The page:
Pol Who Felt Threatened By a Facebook DM Says His Opponent Shouldn't Overreact to 'Back Off Bitch' Graffiti 


Virginia State Senator Bill Stanley recently called the cops on the father of a slain reporter who he felt was threatening him via Facebook message. But he thinks his opponent might be overreacting to some recent graffiti on her campaign office: the words “Back off bitch” next to a crudely drawn target. Who knows what that could even mean, right?

Stanley felt that Andy Parker, father of murdered WDBJ reporter Alison Parker, was endangering him with Facebook messages promising to be his “worst nightmare.” (Parker apologized for the messages, saying he was referring to pushing for increased gun control measures, which Stanley opposes.) Stanley responded by telling the media he and his wife would apply for concealed weapons permits to protect themselves.

Stanley is running for reelection; on Saturday, his opponent Kim Adkins discovered that her campaign office had been vandalized:

The Martinsville Bulletin notes that Adkins is hardly anti-gun, having previously worked for the NRA. But she also recently supported Governor Terry Mcauliffe when he signed an executive order banning guns in most state buildings and giving the Attorney General greater power to prosecute sellers of illegal guns.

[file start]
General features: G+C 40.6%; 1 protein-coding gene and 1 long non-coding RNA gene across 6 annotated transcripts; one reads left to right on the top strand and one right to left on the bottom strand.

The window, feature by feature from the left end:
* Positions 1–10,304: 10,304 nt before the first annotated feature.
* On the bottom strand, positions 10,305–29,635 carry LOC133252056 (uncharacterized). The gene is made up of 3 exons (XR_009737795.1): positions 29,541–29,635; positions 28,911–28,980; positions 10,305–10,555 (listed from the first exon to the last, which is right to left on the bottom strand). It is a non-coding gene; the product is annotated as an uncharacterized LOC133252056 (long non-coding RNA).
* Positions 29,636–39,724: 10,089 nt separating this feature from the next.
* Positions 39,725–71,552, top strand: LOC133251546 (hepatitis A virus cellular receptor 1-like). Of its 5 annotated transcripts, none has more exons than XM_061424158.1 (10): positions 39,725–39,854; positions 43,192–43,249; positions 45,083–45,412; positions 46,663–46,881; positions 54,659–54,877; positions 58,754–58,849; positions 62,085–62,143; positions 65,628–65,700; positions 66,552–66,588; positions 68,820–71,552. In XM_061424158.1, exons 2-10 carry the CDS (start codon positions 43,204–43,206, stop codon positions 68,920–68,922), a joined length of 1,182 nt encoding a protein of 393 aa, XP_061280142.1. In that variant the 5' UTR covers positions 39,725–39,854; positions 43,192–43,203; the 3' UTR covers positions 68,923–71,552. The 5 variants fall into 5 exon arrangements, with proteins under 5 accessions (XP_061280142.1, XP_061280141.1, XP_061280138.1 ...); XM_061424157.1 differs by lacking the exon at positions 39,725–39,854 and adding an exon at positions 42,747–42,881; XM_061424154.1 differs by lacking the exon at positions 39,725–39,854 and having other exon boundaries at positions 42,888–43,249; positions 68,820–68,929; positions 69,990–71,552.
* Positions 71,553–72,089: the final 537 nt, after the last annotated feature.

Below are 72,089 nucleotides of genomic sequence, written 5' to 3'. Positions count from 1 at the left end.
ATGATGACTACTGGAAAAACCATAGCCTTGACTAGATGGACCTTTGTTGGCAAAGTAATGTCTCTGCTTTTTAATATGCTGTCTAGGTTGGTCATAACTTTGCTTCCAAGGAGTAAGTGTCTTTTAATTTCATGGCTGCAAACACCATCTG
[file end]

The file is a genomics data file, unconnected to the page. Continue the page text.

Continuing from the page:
Stanley told the Bulletin that Adkins shouldn’t get too worked up about the graffiti:

“I decry any destruction of property or vandalism, (and) reject any act of threatening a candidate with the courage to run for office … It’s completely unnecessary.”
Stanley wouldn’t comment on what the intended meaning of the message, arguing that it was out of place regardless of the content.
“There’s no way to tell what that person’s intent was or what the reason was,” he said. “Even the symbol itself could mean several things.”
Either way, “It’s a threat to somebody who’s running for office and that’s unacceptable,” he added.

Stanley added that Adkins has been engaging in what he termed negative campaigning: “My opponent has sent out negative and false attack (materials,) so if the candidate chooses to be negative, then that negativity can harbor negative feelings on both sides.”

Yep. Probably what we unfairly saw as threatening graffiti was just a concerned voter, expressing sensible anger about campaign materials via a gallon of spray paint and something that unfortunately ended up resembling a target. Surely it was intended to be a mandala, a symbol of unity and positive campaigning everywhere.

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State Senator Bill Stanley. Screengrab via YouTube/Rodney Billings. Big Time Small Time Dicks logo by staff male Bobby Finger.

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